Dezeen Magazine

Infinity 12, an alabaster chandelier by Alain Ellouz

Galerie Philia presents design exhibition in New York's Walker Tower

Studio Noon's chubby pink concrete chair and an alabaster infinity chandelier star in Galerie Philia's exhibition of furniture design set in an apartment inside New York City's art deco Walker Tower.

Completed in the Chelsea neighbourhood in 1929 by American architect Ralph Walker, the Walker Tower was restored and converted into apartments in 2013.

A wide angle view of one of the rooms in the exhibition
Top: Infinity 12 by Alain Ellouz. Above: Walker Tower boasts panoramic views of Manhattan

Named Galerie Philia at Walker Tower, the show is co-curated by architect and designer Pietro Franceschini and the anonymous founder of furniture gallery Galerie Philia.

The exhibition showcases over 70 works by 40 international designers.

A stool cum side table featured in Rooms' Life on Earth collection
Rooms' furniture is featured in the exhibition

Presented works include Infinity 12, an alabaster chandelier resembling a tunnel of smoke by Alain Ellouz, and a stool which is also a side table, handcrafted from subvolcanic rock by Georgian design duo Rooms as part of their Life on Earth collection.

"The common thread between the works can be expressed in a few key words: neutral colours, minimal but not reductive, and incredible craftsmanship," Franceschini told Dezeen.

A chubby pink chair by Studio Noon
This chubby pink chair is one of two plump pieces offered by Studio Noon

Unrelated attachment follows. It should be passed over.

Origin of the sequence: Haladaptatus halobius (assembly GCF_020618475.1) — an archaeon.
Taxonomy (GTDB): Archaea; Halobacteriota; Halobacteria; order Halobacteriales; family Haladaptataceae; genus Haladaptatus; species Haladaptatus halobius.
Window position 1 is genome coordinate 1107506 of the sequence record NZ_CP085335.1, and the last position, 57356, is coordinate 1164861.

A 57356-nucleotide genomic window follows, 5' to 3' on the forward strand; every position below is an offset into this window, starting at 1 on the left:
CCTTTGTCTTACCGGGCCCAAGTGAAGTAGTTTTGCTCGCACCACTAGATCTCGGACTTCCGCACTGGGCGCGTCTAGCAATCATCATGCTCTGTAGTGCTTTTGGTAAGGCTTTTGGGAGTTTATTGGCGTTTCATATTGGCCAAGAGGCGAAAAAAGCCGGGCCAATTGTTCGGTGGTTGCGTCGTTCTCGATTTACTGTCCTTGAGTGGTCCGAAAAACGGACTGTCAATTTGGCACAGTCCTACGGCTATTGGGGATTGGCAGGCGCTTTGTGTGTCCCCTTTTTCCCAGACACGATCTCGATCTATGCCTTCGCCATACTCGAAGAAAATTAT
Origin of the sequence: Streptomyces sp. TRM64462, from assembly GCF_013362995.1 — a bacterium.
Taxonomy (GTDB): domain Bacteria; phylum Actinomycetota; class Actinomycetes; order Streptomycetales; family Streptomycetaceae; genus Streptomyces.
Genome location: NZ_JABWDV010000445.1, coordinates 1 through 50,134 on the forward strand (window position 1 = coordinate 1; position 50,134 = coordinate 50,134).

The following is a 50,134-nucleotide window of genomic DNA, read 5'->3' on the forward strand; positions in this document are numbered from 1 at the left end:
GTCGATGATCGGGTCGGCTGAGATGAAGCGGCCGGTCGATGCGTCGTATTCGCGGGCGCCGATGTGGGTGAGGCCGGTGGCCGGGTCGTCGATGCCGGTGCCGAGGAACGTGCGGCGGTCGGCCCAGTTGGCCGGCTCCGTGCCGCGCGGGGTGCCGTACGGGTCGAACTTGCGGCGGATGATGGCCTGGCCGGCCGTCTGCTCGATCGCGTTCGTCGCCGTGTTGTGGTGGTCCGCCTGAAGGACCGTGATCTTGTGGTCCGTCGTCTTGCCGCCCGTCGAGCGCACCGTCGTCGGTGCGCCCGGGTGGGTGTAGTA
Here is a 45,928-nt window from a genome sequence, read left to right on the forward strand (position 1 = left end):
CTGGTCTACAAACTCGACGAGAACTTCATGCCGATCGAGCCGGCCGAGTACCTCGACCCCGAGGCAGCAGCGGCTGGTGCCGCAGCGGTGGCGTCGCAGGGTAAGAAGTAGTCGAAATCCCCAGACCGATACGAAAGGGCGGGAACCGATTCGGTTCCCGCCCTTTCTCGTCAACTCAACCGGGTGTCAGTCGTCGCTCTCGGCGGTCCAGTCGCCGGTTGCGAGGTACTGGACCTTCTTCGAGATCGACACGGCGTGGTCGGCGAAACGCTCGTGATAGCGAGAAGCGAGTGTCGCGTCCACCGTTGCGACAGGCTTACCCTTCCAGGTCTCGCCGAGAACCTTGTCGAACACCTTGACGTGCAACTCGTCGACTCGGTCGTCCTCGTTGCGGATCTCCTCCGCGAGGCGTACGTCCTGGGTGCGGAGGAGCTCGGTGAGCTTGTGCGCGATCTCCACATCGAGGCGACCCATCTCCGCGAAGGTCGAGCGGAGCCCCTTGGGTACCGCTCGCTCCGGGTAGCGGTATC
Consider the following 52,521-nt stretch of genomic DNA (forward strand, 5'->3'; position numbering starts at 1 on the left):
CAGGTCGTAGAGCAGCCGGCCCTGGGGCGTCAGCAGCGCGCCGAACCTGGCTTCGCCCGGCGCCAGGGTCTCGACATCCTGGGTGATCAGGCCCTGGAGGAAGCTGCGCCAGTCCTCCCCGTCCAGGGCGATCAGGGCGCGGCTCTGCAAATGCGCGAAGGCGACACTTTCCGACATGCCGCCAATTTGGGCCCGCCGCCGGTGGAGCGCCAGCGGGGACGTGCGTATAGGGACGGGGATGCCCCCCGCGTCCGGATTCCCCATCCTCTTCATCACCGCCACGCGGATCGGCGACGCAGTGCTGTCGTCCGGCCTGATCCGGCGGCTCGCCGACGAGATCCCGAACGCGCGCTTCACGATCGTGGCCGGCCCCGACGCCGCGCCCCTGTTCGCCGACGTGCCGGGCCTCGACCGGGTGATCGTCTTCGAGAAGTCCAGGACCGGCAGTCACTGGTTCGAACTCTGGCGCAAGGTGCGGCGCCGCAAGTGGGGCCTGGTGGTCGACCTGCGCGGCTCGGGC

The exhibition space comprises a loft-style apartment spread across two floors of Walker Tower. This backdrop intends to straddle both a gallery and a real, liveable apartment. 

The curators' specific focus is how the works on display interact with each other, rather than the styling of the apartment itself.

A floor lamp that looks like handfuls of matchsticks
Einstein is a lamp made by Jérôme Pereira

"The idea was to establish a dialogue between the art deco architecture of the building, the omnipresent New York skyline and the collectible art and design pieces," said Galerie Philia's founder.

Set against white walls, the majority of the pieces share a colour palette of black, white and brass.

Gold Arch Console is a table by Pietro Franceschini
Furniture by Franceschini himself is exhibited, such as Gold Arch Console

Einstein by Jérôme Pereira is an elegant floor lamp made of glass and wood resembling a cluster of matchsticks. Gold Arch Console, a brass table by Franceschini, is also exhibited.

Torn is a high console table in black wood by Lucas Morten, also featured alongside Goddess, a brass sconce light fixture by Paul Matter.

Paul Matter has designed a sconce light fixture
Goddess is a brass sconce lamp by Paul Matter

A separate pastel-themed bedroom displays objects softly tinted in yellow, green and pink.

These include a chubby chair and equally as plump stool named Elephante by Studio Noon, both made in light pink pigmented cement. Laurids Gallée's Green Console, a translucent green resin table, also features in the pastel bedroom.